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In this issue:
- Will Flying Become Only For The Rich
- US Flight Attendants May Strike
- The Future Is No Passports
- Hidden Resort Fees May Be Gone Soon
- International Tourism In México Increased Again
- And more Expat News
Eclipse In México
The eclipse here in Yucatán México gave me a weird feeling. Like a sci-fi movie and a big star ship was blocking the sun spookyness.
My photos of the sun directly didn’t come out, but the shadows were very cool looking.
This last week on one of my sunrise beach walks I saw flying flamingos. Probably the closest I’ve seen them flying.
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- Airfares are affordable, relatively speaking. Is that era ending? – flying may get so expensive that only the rich will fly and more people will rely on ground transportation more
- Window Seat Passengers Will Now Get Priority Boarding on United Airlines – it’s a faster procedure, shaving the extra two minutes off of boarding times. Those two minutes are crucial for both the airline and for passengers, as a departure running behind by even that amount of time can cause tarmac delays that throw off passengers’ travel plans and become costly for carriers.
- Royal Caribbean Cruise Ship Evacuates Americans from Israel
- Princess Cruises says it has eliminated last-minute discounts – Princess Cruises says it will no longer discount cruises booked close to departure, saying that customers who book the earliest will get the best deals. Princess called it a “dramatic shift in its pricing strategy.”
- Flight Attendants Ready To Strike If Labor Contract Negotiations Stall – Even in the absence of federal authorization to strike, airline workers will sometimes quietly take action on their own, calling out sick more often and being less willing to accept shifts, which can disrupt flight schedules and make life harder for their employers.
- Hidden Resort Fees Could Soon Be a Thing of the Past – Federal officials are proposing a ban on one of the most frustrating aspects of hotel stays: being charged misleading resort fees at checkout.
- The Future of International Travel Is Passport-Free – In September, Singapore announced that its Changi airport will be the first international hub to go completely passport-free in early 2024 when it implements an automated immigration checkpoint that uses passengers’ biometric data. Instead of presenting a passport to an immigration officer at a kiosk, passengers will simply step up to the automated checkpoint for a facial scan that verifies their identity without needing an exit stamp. All travelers will be able to use the technology, including visitors. “75% of passengers want to use biometric data instead of passports and boarding passes.”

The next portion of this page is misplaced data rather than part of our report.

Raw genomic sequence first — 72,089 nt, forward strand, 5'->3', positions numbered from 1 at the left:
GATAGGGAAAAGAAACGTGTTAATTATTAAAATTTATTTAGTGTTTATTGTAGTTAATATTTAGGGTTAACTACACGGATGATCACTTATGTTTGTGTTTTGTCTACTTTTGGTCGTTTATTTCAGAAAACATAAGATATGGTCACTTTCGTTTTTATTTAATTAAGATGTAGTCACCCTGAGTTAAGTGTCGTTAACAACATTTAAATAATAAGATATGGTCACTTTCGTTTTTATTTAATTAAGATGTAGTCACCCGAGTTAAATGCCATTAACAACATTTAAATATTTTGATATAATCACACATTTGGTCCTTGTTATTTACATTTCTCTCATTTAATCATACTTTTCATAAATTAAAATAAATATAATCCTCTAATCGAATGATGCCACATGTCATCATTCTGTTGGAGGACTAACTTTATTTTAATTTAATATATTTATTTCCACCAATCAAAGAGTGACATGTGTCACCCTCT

- Delta dials back some changes to loyalty program and lounge access – some changes still going to happen, it’s complicated, if you got Delta miles or cards read all the details
- Crime Hotspots of 2023: The Seven Countries Consistently Ranked Highest in Global Crime Rates – Venezuela, South Africa, Honduras, Trinidad and Tobago, El Salvador, Guyana, and Jamaica—known for their high crime rates. Not Expat friendly.
México Expat News
- Delta will fly to Tulum’s new airport & Vacation in Mexico this spring with direct-to-Tulum service on Delta | Delta News Hub
- Why are Motorola and Samsung blocking certain types of cell phones in Mexico? – “at least one out of every five Samsung devices purchased in Mexico are obtained from these unauthorized distributors.” “From October 11 we will begin to block those smartphones that come from the gray market, and that have been activated from September 21, 2023 in Mexico.” So, be careful where you buy your phone
- International Tourism in Mexico increased by 5.3% in August
- The International Monetary Fund says Mexico is one of the leading economies on the global scene – just a sign that México is economically fairly stable, make it easier to live here as an Expat.
- Why Americans are relocating to Mexico City for a better life – This growing number of digital nomads draws attention to a larger housing issue in Mexico City, including the prevalence of short-term rentals. It is estimated that the entire country of Mexico needs more than 800,000 new housing units a year for the next 20 years to accommodate the population growth, according to a recent study by MIT.
- Update on Mexican Ruins: Unexpected Changes in Prices and Site Closures - November 30, 2023
- 52 Money Saving Travel Tips, US Passport Processing Time are Getting Shorter, Travel + Leisure Destination Of The Year, Thanksgiving In México, Investment Lot Scams, and more Expat News - November 11, 2023
- Secret Of Mexican Malls, What to Know About Tipping on a Cruise, Acapulco Is A Disaster Will Take 12 to 18 months To Repair, AirBnb Extortion, Airlines Are Poaching Top Flyers, and more Expat News - November 4, 2023